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Freedom of the Press - The Press And Prior Restraints

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Throughout history the most severe restrictions placed on the press has occurred during times of social stress, particularly during wars. The first restrictions by Congress on the press was through the Sedition Act of 1798, based on English common law, which prohibited malicious criticism of the government or government officials. Several editors were tried and convicted before the highly controversial law was allowed to expire in 1801. The convictions were subsequently pardoned and no legal challenges resulted. The Civil War in the early 1860s also brought press censorship through martial law. Again, no legal cases resulted. World War I brought a new set of federal and state sedition laws. Several newspaper editors were convicted under the laws and legal challenges this time did result. The Supreme Court uniformly rejected freedom of the press claims. Importantly among these rulings was the finding in Gitlow v. New York (1925) that First Amendment press protections applied to state laws as well as federal in the form of personal rights and liberties protected by the due process clause of the Fourteenth Amendment. In another of the sedition cases Justice Oliver Wendell Holmes established the "marketplace of ideas" metaphor which proved influential in supporting press freedoms throughout the twentieth century.

As with speech, the government has restricted the press through both prior restraints and through punishment after publication. Prior restraints have taken the form of censorship, taxation, and licensing. Punishment has been applied to publishers deliberately printing false and defamatory material about public and private individuals. Several aspects of press freedom were addressed by the courts since the World War I era sedition cases.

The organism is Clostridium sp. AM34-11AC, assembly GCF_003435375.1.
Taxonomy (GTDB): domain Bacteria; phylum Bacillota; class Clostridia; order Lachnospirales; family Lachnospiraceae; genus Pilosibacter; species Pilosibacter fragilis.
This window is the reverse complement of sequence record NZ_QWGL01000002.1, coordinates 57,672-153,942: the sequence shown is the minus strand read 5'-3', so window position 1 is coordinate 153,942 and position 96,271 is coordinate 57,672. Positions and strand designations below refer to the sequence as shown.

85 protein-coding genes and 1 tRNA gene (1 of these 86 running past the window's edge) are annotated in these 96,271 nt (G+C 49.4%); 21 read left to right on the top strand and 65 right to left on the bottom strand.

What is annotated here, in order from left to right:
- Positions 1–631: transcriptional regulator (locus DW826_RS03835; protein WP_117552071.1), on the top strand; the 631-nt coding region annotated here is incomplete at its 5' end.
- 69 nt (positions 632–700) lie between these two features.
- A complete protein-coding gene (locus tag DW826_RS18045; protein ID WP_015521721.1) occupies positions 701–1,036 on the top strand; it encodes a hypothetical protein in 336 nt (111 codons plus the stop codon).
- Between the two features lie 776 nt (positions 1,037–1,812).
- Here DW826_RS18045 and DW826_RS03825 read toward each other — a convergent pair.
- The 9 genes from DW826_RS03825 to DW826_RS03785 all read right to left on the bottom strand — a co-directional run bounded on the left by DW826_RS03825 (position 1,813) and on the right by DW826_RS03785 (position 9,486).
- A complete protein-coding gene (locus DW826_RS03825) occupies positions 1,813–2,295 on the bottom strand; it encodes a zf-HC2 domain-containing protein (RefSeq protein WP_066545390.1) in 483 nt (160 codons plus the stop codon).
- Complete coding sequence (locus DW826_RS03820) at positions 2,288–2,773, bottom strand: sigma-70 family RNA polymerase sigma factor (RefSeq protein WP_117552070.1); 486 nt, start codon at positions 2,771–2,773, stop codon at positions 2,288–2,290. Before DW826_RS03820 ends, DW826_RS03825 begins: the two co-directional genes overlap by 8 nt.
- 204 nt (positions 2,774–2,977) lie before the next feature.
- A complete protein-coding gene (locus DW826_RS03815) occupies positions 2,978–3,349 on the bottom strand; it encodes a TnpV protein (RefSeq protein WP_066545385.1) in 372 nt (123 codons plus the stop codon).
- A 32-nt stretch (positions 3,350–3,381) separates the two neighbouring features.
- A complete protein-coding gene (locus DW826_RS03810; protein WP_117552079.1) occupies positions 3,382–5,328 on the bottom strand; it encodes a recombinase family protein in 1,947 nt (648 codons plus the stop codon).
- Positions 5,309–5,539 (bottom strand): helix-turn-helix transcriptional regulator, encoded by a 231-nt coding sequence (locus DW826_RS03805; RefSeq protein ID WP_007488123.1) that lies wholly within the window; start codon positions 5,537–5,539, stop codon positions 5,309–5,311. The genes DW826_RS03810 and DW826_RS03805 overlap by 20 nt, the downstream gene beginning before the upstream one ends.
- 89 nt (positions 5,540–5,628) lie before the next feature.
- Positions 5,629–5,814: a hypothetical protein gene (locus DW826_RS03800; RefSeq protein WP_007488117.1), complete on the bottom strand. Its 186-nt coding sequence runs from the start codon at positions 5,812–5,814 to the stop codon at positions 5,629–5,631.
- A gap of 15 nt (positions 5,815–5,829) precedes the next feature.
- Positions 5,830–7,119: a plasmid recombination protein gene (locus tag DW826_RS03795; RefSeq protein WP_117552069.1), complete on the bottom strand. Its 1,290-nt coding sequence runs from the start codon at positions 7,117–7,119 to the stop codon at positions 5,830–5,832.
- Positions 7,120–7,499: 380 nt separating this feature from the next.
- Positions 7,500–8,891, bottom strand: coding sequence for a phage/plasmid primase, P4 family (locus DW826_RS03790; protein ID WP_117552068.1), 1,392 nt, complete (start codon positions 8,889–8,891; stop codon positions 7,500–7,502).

A prior restraint doctrine was first elaborated by the Supreme Court in the 1931 Near v. Minnesota ruling. The Court for the first time struck down a state law as an unconstitutional prior restraint on the press. The Court identified four situations where government censorship through prior restraint might be warranted: (1) protection of crucial war information; (2) banning obscene materials; (3) preventing the incitement of violence against the community or overthrow of the government; and, (4) protecting privacy. The obscenity prohibition was upheld in Kingsley Books v. Brown (1957) by supporting state law that allowed public officials to seek injunctions against the sale of materials considered obscene. The issue of civil or criminal liability regarding libel did not come to the Court until New York Times Company v. Sullivan (1964). The Court provided some protection to the press by holding that public officials must prove "actual malice" to recover libel damages. Later, the Court decreased press protection when non-public figures were suing. The most celebrated prior restraint decision regarding national security was New York Times v. United States (1971). The Court refused to block newspapers from publishing previously classified foreign policy information on the Indochina war but did leave open that national security considerations remained a legitimate cause for prior restraint. As a result criticism by the press greatly influenced public opposition to the Vietnam War.

Regarding privacy, the Court set limits on private damage suits against the press for invasion of privacy. In 1975, the Court in Cox Broadcasting Corp. v. Cohn overturned a Georgia state law prohibiting publication of rape victims' names already found in public records. But the Court noted states could pass laws keeping such information out of public records. Later, in 1989, the Court overturned a lower court's award of civil damages under a state law prohibiting disclosure of rape victim's name in Florida Star v. B. J. F. in a case where the victim's name was mistakenly and illegally placed in the public record. Regarding the old issue of newspaper taxation, the Court held in Minnesota Star v. Minnesota Commissioner of Revenue (1983) and later cases that any taxes must be equally applied to all, not singling out publishers.

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